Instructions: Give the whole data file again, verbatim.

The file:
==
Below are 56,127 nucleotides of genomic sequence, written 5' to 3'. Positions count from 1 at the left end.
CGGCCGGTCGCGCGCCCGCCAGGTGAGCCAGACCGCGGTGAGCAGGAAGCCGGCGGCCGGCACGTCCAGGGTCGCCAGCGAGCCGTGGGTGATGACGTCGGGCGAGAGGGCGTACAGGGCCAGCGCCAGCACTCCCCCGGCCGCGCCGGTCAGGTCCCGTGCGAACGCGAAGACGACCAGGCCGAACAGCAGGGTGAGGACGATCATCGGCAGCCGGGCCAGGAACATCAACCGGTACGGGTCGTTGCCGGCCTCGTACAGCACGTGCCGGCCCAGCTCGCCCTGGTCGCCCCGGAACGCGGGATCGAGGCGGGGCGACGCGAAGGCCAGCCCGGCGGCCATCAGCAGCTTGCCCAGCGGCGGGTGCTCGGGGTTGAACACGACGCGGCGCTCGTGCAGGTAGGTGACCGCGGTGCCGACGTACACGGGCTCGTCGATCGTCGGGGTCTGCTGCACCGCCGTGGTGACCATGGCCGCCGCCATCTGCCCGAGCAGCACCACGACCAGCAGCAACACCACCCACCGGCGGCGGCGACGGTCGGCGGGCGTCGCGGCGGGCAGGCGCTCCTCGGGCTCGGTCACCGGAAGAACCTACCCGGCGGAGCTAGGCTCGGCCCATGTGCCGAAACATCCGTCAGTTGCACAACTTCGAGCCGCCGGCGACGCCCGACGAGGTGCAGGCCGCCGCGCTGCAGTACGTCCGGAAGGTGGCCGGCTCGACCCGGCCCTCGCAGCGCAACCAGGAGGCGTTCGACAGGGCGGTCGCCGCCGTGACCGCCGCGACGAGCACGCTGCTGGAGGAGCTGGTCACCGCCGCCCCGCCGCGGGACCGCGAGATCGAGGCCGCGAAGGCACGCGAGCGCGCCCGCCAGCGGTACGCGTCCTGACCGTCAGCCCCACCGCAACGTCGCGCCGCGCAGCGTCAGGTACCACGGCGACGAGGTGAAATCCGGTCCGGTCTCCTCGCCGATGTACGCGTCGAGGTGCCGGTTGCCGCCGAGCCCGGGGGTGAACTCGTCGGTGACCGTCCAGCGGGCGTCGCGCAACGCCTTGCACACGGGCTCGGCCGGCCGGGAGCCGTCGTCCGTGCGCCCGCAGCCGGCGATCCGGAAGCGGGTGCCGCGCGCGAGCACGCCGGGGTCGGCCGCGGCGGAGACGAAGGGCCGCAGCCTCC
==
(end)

Below are 56,127 nucleotides of genomic sequence, written 5' to 3'. Positions count from 1 at the left end.
CGGCCGGTCGCGCGCCCGCCAGGTGAGCCAGACCGCGGTGAGCAGGAAGCCGGCGGCCGGCACGTCCAGGGTCGCCAGCGAGCCGTGGGTGATGACGTCGGGCGAGAGGGCGTACAGGGCCAGCGCCAGCACTCCCCCGGCCGCGCCGGTCAGGTCCCGTGCGAACGCGAAGACGACCAGGCCGAACAGCAGGGTGAGGACGATCATCGGCAGCCGGGCCAGGAACATCAACCGGTACGGGTCGTTGCCGGCCTCGTACAGCACGTGCCGGCCCAGCTCGCCCTGGTCGCCCCGGAACGCGGGATCGAGGCGGGGCGACGCGAAGGCCAGCCCGGCGGCCATCAGCAGCTTGCCCAGCGGCGGGTGCTCGGGGTTGAACACGACGCGGCGCTCGTGCAGGTAGGTGACCGCGGTGCCGACGTACACGGGCTCGTCGATCGTCGGGGTCTGCTGCACCGCCGTGGTGACCATGGCCGCCGCCATCTGCCCGAGCAGCACCACGACCAGCAGCAACACCACCCACCGGCGGCGGCGACGGTCGGCGGGCGTCGCGGCGGGCAGGCGCTCCTCGGGCTCGGTCACCGGAAGAACCTACCCGGCGGAGCTAGGCTCGGCCCATGTGCCGAAACATCCGTCAGTTGCACAACTTCGAGCCGCCGGCGACGCCCGACGAGGTGCAGGCCGCCGCGCTGCAGTACGTCCGGAAGGTGGCCGGCTCGACCCGGCCCTCGCAGCGCAACCAGGAGGCGTTCGACAGGGCGGTCGCCGCCGTGACCGCCGCGACGAGCACGCTGCTGGAGGAGCTGGTCACCGCCGCCCCGCCGCGGGACCGCGAGATCGAGGCCGCGAAGGCACGCGAGCGCGCCCGCCAGCGGTACGCGTCCTGACCGTCAGCCCCACCGCAACGTCGCGCCGCGCAGCGTCAGGTACCACGGCGACGAGGTGAAATCCGGTCCGGTCTCCTCGCCGATGTACGCGTCGAGGTGCCGGTTGCCGCCGAGCCCGGGGGTGAACTCGTCGGTGACCGTCCAGCGGGCGTCGCGCAACGCCTTGCACACGGGCTCGGCCGGCCGGGAGCCGTCGTCCGTGCGCCCGCAGCCGGCGATCCGGAAGCGGGTGCCGCGCGCGAGCACGCCGGGGTCGGCCGCGGCGGAGACGAAGGGCCGCAGCCTCC